But, Gentlemen, many of you here know as well as I do that it is one thing to get a verbal order, but quite another to get a signed contract. When I got back to London, I hurried after the descendants of all the great English families; and my three or four guests had got to about sixty when I received a letter from the French Government informing me that they had given me the Petit Palace. So I went straight to the French ambassador and said, There is another dilemma, I have got the wrong palace; and now I have fifty-four guests instead of three." He said, "You had better go back and see that director." So back I went with a further explanatory letter about this dilemma. The director said, "I am quite willing, but you had better see the architect." My friend the Professor of History at that time had gone back to London. I found Mr. Roy, the Canadian Commissioner, who was very helpful to me in this matter, and we decided that it would be a good plan to get the officials together; so we all got to Paris together, and I saw clearly that we had to tell the Director of Palaces that he also should be immortal; and then we got the palace back. (Laughter)
Now, Gentlemen, you might think that having got the palace I was very well satisfied and happy, but I assure you my troubles only then began. Naturally I knew there were people with some knowledge of Canadian history, with descendants all over France, and I got a considerable array of persons, and finally 200 people said they would come and feast with me, including from England the Duke of Connaught.
I went to Versailles, and found there was no kitchen in the palace, and I was afraid we could never have a banquet there. But in speaking to a caterer in Paris he gave me encouragement. It must be remembered that it takes 30 minutes to go from Versailles to Paris, and I thought the luncheon would not be very warm after travelling that distance; but if there is one thing in which Paris excels the whole world it is in the art of eating, and the Paris caterer said, "Yes, I think it can be done; I would like to have it mentioned that I played a part in connection with this banquet." (Laughter) I said, "There is room for quite a number, carry on." Well, I succeeded in getting him to arrange it, and really it was a wonderful triumph on his part. That luncheon was served in the Palace of Versailles from Paris, yet everything was hot, and it was really a great banquet, with all the wines and so on just as we would be having here--well, not the wine. (Laughter)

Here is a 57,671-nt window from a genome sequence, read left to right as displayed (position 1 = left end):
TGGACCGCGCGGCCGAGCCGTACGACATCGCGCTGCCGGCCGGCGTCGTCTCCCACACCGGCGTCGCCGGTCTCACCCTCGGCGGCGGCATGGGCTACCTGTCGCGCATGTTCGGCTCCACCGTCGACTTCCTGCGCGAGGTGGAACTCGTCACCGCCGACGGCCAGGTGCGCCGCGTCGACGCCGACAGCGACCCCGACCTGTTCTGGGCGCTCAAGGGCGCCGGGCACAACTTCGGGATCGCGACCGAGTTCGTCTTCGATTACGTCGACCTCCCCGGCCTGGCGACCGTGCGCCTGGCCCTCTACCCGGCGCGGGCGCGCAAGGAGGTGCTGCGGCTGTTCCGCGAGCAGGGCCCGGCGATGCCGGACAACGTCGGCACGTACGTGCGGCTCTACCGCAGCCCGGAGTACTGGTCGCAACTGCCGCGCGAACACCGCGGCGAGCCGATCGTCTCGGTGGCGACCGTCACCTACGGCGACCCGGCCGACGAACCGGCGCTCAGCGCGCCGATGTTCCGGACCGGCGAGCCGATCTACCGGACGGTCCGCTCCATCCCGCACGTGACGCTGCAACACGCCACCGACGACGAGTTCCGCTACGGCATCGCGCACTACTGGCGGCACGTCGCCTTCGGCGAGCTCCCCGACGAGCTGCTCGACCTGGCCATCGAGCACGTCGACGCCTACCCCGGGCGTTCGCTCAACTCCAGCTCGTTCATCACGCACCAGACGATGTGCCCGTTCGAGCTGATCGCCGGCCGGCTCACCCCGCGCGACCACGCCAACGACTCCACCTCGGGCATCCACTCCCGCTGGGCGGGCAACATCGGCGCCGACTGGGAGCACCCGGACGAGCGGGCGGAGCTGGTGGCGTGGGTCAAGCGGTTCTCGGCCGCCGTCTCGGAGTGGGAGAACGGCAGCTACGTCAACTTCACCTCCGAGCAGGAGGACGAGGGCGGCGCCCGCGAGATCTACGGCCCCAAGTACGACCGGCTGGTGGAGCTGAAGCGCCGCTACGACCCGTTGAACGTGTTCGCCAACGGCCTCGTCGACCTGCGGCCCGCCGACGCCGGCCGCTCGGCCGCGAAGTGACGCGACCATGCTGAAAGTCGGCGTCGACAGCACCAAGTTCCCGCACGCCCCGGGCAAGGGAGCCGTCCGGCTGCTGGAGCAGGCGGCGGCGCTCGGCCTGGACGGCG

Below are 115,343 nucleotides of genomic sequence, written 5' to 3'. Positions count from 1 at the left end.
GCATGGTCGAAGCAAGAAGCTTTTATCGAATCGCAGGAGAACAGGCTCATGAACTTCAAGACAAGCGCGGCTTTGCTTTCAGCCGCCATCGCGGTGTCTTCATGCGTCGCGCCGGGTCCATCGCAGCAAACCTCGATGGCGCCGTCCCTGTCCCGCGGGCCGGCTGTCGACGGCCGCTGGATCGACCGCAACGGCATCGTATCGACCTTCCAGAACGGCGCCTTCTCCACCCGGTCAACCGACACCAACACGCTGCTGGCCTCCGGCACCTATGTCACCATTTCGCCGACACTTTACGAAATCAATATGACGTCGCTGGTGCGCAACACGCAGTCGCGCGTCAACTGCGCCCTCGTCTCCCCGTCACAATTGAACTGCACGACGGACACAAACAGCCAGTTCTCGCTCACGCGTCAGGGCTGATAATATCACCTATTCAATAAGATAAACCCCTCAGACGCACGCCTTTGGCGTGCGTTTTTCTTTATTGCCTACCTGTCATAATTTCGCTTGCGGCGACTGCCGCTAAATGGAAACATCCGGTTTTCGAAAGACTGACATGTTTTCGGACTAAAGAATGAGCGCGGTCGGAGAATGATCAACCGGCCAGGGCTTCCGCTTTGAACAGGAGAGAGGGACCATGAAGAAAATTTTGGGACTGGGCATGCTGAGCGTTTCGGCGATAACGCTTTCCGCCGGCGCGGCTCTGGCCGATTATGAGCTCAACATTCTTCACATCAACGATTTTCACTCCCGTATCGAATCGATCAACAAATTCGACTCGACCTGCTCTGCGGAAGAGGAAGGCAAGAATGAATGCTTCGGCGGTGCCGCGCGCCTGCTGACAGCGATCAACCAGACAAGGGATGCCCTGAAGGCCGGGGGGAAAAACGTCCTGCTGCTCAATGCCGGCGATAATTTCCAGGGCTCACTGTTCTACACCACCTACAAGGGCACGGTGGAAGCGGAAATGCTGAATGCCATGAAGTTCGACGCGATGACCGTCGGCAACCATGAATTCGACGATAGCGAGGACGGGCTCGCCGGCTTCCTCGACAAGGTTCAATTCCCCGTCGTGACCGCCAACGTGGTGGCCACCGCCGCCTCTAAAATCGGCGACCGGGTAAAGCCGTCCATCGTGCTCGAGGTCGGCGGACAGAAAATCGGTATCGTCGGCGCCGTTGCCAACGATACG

Then I realized that I had considerable responsibilities, because after that the French Government wrote to me: "Now, we have lent you the palace, and you can have this very extraordinary company of distinguished people there, but it is your responsibility for the day." Well, there is a great institution in the city of London which is comprised of hatters, and as my bank account has not yet reached the proportions that would allow me to pay for the Versailles palace if I had to renew it, I walked up to the institution known as Lloyds and I said, "I would like to insure for one day the Palace at Versailles." (Laughter) They said, "This is an unlooked for premium?" and I said, "Yes, that is why you want to make it cheap." They said, "We will;" and they did, and when it was over Dr. Doughty said that the premium ought to go to the archives, so I even lost that precious document. (Laughter)